The European Quality of Life Survey (EQLS) is an established tool for monitoring and analysing quality of life in the EU. Carried out in 2003, 2007, 2011 and 2016, the EQLS documents the living conditions and social situation of European citizens. It includes subjective and objective measures: reported attitudes and preferences, as well as resources and experiences.
Eurofound’s approach recognises that ‘quality of life’ is a broad concept and encompasses individual well-being as well as the quality of public services and quality of society. The current report provides an overview of multiple dimensions: it examines subjective well-being, standard of living and aspects of deprivation, care responsibilities and work–life balance; healthcare, long-term care, childcare and other public services; and social insecurity, social exclusion and societal tensions, trust, and participation and community engagement.
This report covers the 28 EU Member States. It uses 2016 EQLS data and information from previous survey rounds as well as other research to assess trends in European societies. Ten years after the global economic crisis, it reviews social progress and aims to identify remaining or emerging challenges.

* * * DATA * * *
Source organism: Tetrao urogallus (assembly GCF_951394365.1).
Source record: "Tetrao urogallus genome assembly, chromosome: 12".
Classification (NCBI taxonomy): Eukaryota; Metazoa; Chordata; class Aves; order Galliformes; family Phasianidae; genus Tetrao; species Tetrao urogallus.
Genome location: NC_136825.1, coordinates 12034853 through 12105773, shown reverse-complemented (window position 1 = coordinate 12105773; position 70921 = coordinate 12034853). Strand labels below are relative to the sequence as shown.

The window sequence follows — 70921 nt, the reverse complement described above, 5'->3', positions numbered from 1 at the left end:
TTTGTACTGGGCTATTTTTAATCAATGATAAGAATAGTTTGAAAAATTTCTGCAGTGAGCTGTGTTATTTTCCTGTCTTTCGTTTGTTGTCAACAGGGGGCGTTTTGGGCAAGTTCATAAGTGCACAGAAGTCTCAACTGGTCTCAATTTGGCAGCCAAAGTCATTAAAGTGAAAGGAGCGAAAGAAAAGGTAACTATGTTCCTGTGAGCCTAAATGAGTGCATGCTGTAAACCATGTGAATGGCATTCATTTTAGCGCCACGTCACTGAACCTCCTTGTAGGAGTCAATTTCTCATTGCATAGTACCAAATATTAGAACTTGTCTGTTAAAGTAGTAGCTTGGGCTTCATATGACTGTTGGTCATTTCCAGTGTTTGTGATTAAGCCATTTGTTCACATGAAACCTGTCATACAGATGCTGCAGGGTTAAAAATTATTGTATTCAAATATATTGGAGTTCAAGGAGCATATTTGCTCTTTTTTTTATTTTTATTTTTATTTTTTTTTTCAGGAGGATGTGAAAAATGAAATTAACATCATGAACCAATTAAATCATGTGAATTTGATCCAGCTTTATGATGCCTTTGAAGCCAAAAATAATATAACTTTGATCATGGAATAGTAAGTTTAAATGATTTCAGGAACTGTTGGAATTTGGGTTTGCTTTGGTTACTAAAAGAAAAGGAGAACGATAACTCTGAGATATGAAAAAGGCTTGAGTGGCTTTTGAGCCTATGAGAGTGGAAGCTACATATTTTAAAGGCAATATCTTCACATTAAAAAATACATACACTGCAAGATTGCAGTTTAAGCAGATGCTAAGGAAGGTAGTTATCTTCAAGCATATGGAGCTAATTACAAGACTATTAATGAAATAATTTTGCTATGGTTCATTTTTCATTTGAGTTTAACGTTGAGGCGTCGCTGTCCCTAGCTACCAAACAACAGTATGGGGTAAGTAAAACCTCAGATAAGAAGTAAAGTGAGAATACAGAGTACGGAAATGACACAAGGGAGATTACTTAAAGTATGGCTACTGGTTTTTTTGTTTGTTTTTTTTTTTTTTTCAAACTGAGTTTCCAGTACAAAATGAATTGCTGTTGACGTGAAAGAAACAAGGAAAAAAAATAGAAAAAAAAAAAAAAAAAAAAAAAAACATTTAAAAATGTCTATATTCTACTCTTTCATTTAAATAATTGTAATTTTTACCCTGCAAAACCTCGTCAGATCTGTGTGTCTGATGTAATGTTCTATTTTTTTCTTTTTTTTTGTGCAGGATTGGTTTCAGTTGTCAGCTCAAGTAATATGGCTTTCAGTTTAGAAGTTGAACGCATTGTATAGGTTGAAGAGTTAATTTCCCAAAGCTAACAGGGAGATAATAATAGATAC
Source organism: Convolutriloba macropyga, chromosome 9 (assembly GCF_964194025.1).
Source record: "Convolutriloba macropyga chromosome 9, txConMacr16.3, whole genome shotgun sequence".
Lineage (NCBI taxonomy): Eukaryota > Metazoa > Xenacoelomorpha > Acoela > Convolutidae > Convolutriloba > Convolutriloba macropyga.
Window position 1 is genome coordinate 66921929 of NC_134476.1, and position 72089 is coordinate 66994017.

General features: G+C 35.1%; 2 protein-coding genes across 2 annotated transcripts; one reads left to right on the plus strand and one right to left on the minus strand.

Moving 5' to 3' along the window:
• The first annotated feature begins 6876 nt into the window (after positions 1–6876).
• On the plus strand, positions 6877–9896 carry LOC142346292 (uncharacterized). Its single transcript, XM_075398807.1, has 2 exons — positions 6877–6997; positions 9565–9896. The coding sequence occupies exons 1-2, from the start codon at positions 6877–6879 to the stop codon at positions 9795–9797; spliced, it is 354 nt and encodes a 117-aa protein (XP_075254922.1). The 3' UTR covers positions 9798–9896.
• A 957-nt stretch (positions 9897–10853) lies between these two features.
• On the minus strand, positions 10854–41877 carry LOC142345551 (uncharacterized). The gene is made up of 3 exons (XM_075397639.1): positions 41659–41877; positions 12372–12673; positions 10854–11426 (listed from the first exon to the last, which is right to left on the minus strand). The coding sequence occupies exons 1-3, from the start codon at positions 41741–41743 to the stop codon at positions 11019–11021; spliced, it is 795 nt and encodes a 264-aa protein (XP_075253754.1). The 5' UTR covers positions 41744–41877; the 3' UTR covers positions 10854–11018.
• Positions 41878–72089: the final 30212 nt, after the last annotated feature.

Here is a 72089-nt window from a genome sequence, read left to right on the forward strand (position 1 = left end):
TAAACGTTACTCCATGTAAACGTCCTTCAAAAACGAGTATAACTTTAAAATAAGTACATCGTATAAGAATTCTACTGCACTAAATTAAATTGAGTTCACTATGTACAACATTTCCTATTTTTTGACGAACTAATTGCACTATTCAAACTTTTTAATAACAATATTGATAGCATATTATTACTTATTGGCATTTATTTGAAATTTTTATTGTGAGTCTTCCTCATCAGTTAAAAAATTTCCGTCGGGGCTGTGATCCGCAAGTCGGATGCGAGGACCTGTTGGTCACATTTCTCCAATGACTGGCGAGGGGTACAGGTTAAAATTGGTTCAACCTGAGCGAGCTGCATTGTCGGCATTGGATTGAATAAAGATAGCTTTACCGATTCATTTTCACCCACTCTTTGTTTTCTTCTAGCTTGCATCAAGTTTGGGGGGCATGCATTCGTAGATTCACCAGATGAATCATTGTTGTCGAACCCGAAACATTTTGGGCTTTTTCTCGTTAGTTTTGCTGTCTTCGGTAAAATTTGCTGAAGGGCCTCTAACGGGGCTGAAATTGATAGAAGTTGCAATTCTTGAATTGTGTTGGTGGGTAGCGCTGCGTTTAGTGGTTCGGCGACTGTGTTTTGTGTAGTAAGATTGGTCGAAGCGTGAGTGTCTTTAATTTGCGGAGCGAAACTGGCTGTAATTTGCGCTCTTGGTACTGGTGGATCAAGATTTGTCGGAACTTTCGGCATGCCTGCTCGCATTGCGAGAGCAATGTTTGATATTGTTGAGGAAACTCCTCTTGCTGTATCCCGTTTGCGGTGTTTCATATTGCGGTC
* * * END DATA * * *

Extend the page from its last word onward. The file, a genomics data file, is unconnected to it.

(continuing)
There are large differences in the proportion of people with low resilience by country. Bulgaria, Greece and Romania have the highest proportions of people with very low resilience, while Finland, the Netherlands and Sweden have the lowest. These country differences suggest that, rather than reflecting individual differences regarding intrinsic resilience, these answers signal that in certain countries people may be more likely to have had to deal with problems in general and/or that the problems they have had to deal with are more serious.
Many European households continue to find it difficult to make ends meet. When asked about their household’s total monthly income, 6% of respondents in the 2016 EQLS report great difficulty in making ends meet, whereas 10% say it is very easy for their household. Overall, 41% report ‘some’ to ‘great’ difficulty, but there are large differences between Member States. Even in the most affluent countries, over 10% report difficulties in making ends meet. The difference between those in the lowest income quartile and those in the highest is particularly large in Bulgaria, Italy and Portugal, though there are also large differences in countries such as France and the Netherlands. Even in the most affluent Member States, at least 30% of people in the lowest income quartile experience difficulties in getting by.
Full Report (PDF, 8 MB)